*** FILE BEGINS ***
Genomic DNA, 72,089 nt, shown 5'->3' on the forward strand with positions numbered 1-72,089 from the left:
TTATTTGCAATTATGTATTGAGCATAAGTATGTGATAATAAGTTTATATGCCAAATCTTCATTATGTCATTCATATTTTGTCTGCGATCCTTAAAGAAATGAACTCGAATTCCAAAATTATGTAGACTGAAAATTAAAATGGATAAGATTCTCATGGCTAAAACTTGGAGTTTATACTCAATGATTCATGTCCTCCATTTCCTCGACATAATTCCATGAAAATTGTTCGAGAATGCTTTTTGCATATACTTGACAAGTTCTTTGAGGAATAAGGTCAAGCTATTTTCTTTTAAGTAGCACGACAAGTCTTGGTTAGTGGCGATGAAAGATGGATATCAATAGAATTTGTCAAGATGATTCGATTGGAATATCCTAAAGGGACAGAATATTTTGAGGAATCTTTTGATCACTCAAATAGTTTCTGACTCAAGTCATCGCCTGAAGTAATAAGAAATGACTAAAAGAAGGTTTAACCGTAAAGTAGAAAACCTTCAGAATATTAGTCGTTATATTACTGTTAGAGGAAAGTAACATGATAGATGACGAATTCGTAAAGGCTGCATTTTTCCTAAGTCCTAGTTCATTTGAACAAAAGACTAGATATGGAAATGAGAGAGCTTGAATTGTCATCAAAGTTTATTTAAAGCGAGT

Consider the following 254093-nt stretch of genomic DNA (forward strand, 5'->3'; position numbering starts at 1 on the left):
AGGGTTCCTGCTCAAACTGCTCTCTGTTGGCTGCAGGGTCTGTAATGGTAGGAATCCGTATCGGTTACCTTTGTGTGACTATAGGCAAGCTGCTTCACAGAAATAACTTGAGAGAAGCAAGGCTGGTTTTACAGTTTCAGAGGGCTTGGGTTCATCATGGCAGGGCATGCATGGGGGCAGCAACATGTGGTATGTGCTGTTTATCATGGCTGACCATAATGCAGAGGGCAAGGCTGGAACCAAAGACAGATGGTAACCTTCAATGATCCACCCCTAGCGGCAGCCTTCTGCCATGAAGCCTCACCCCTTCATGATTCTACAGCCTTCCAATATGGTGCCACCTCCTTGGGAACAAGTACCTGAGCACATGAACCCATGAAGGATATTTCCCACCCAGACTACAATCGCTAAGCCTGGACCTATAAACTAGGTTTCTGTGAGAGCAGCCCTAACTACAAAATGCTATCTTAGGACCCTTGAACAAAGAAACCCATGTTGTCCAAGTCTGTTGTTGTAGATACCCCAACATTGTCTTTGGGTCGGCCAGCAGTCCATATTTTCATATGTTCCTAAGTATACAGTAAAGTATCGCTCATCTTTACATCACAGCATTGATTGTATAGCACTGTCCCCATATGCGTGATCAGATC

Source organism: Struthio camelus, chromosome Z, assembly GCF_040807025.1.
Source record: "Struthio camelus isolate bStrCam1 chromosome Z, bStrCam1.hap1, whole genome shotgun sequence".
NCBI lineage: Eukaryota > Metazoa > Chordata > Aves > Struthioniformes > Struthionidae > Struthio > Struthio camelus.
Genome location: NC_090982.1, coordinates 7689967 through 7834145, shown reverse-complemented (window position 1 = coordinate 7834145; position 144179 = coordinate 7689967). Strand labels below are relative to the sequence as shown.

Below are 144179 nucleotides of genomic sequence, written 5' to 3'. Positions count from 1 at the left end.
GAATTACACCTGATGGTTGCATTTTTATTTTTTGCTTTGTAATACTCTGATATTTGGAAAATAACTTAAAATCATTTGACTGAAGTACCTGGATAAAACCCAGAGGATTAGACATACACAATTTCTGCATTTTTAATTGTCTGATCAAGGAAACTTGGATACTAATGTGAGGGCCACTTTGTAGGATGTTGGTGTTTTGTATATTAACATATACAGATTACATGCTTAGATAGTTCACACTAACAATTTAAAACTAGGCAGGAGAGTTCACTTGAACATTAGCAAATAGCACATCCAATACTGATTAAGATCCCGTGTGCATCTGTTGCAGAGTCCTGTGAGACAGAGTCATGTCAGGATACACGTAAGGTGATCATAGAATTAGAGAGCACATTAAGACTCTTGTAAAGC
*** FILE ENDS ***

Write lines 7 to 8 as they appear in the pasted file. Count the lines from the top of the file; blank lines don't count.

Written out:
NCBI lineage: Eukaryota > Metazoa > Chordata > Aves > Struthioniformes > Struthionidae > Struthio > Struthio camelus.
Genome location: NC_090982.1, coordinates 7689967 through 7834145, shown reverse-complemented (window position 1 = coordinate 7834145; position 144179 = coordinate 7689967). Strand labels below are relative to the sequence as shown.